Utah has never been a drinker’s paradise. Most residents belong to the Mormon church, which forbids the use of alcohol, and the state has notoriously strict liquor laws. Beer on tap at a bar, for example, can have no more than 4 percent alcohol by volume. So it’s no surprise that the Beehive State could be the first to adopt a DUI standard tougher than the current norm.
State Rep. Norman Thurston has introduced a bill to lower the legal blood alcohol content for drunken driving from the current 0.08 percent to 0.05 percent. “Impairment starts with the first drink,” he told the Los Angeles Times, “and we want to establish this state as one where you simply do not drink and drive.” Note: not one where you don’t get drunk and drive, but where you don’t drink at all before driving.
Under the current limit, a 160-pound man needs about four drinks in an hour to qualify as under the influence. Under the lower one, two could be enough to bring a DUI charge. A 100-pound woman could hit the limit with a single glass of wine. Small wonder that the American Beverage Institute, which represents restaurants, argues that the change would mean “criminalizing perfectly responsible behavior.”
It’s true that every drink raises the risk of impairment and accidents. At 0.05, says the National Transportation Safety Board, the risk of a crash is 38 percent higher than at zero. But that pales next to the risk at 0.08, which is 169 percent higher. From an enforcement point of view, each reduction in the BAC limit yields less and less in the way of greater safety.
If law enforcement resources were infinite, the change might be sensible. But the money and personnel used to crack down on these motorists are not available for other measures that could provide more bang for the buck.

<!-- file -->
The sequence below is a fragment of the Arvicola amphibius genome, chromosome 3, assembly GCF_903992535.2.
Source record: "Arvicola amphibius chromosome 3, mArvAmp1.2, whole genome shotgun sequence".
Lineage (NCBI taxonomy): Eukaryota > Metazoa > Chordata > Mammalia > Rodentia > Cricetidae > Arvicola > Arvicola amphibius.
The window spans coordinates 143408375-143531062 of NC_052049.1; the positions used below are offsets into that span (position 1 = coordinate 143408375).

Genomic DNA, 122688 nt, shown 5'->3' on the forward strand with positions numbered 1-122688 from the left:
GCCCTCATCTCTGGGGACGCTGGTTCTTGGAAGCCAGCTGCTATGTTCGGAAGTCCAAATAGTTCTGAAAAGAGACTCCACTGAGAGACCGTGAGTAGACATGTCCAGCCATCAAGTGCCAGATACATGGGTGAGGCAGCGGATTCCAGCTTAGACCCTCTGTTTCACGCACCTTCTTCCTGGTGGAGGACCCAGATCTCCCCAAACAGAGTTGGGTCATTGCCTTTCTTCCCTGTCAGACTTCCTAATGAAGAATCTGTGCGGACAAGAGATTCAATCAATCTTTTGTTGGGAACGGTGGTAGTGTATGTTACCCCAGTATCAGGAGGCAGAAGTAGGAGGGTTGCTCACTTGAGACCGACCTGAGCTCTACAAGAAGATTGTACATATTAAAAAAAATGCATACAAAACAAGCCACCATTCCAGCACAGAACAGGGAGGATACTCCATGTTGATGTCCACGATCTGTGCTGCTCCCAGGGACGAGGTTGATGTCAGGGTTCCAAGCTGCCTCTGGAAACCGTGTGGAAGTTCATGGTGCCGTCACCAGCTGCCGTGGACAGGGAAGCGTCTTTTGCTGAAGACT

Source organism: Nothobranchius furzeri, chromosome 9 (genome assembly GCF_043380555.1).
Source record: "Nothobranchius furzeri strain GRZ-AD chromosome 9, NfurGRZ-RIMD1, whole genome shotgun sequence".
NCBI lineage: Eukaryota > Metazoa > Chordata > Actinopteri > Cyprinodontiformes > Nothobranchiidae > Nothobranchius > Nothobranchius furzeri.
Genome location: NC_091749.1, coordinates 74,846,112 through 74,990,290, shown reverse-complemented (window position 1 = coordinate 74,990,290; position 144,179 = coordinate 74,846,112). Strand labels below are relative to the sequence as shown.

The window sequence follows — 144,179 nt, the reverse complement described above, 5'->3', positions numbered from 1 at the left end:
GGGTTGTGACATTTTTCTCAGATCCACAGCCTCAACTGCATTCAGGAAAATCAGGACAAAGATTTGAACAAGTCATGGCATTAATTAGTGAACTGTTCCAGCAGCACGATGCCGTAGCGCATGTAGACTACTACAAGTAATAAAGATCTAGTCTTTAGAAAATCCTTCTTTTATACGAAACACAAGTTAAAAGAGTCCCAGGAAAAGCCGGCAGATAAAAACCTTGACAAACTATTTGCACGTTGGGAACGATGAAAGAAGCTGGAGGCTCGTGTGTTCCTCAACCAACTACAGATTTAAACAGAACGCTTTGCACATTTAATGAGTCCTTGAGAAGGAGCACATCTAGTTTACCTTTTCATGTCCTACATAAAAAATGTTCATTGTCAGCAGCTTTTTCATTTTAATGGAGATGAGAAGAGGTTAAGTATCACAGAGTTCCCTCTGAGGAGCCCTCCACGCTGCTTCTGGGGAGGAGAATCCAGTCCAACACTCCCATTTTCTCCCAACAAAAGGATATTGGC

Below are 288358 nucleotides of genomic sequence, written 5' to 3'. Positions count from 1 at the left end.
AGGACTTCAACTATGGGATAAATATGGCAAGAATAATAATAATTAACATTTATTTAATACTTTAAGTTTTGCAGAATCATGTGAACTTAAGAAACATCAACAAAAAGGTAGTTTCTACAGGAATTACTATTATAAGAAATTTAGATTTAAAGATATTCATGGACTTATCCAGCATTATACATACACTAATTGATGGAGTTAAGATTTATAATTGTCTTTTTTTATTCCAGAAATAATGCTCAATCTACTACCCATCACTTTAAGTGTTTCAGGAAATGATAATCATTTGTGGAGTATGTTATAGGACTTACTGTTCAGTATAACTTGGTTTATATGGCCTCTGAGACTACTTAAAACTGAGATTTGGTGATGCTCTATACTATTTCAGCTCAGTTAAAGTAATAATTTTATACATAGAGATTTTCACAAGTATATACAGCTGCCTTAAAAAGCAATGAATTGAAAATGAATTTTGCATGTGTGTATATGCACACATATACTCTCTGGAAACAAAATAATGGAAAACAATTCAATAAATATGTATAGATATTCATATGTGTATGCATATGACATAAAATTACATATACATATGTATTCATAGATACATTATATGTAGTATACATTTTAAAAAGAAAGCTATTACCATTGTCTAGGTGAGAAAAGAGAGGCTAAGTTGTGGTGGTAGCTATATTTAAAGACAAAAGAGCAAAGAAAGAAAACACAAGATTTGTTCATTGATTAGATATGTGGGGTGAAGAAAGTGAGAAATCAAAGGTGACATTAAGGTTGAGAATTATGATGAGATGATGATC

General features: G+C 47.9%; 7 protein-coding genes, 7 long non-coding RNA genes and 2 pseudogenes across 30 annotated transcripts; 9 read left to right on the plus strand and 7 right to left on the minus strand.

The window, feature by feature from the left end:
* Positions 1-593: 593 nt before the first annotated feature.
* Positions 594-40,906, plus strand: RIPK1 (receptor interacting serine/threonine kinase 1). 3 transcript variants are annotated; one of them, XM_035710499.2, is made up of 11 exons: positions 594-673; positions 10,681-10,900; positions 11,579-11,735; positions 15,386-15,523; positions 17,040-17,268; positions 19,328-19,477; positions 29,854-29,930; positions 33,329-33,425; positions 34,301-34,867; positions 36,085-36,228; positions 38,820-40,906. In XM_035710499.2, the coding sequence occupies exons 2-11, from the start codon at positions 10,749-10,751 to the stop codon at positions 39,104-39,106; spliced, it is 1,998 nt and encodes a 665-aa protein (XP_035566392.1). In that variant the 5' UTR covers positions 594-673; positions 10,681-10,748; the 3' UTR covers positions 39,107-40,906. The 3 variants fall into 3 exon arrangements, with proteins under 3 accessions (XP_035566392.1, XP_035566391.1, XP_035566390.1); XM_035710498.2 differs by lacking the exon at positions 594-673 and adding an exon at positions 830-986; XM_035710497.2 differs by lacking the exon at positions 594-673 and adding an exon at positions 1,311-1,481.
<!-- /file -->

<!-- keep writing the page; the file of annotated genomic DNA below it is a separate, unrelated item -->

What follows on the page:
The advocates are confident the change would make a big difference. The NTSB contends that lowering the standard to 0.05 “changes the drink-driving behavior of drivers at all BAC levels” because of its “broad deterrent effect.” Put another way, it would scare people — including the mildest of tipplers, who already stay under 0.05 — to drink less. You could call that a deterrent effect or deliberate intimidation of law-abiding drivers. Either way, it would inhibit a lot of people who pose no real risk on the roads.
Mothers Against Drunk Driving has declined to endorse the stricter rule, preferring to focus on better ways to assure compliance with the existing one. High on the group’s list of priorities is requiring all first-time DUI offenders to be barred from driving unless they install interlock devices that prevent their cars from starting if an in-car Breathalyzer determines they’ve been drinking.
Frank Harris, director of state government affairs for MADD, told CNN, “We believe we can save more lives” that way than with the 0.05 standard. Arresting and convicting drunken drivers is of limited utility if the offenders go back to driving drunk — as most will do if they get the chance, according to MADD’s research. The key is to catch them and prevent them from reverting to their dangerous habits.
So far, 28 states and the District of Columbia have attacked the problem by requiring interlocks for anyone convicted of DUI — with heartening results. A study published in the American Journal for Public Health estimated that states with such mandates cut their alcohol-related traffic deaths by 15 percent compared with the other states.
This approach is a proven success in this country. And it has another virtue, compared to lowering the permissible BAC: It inconveniences the guilty rather than the innocent.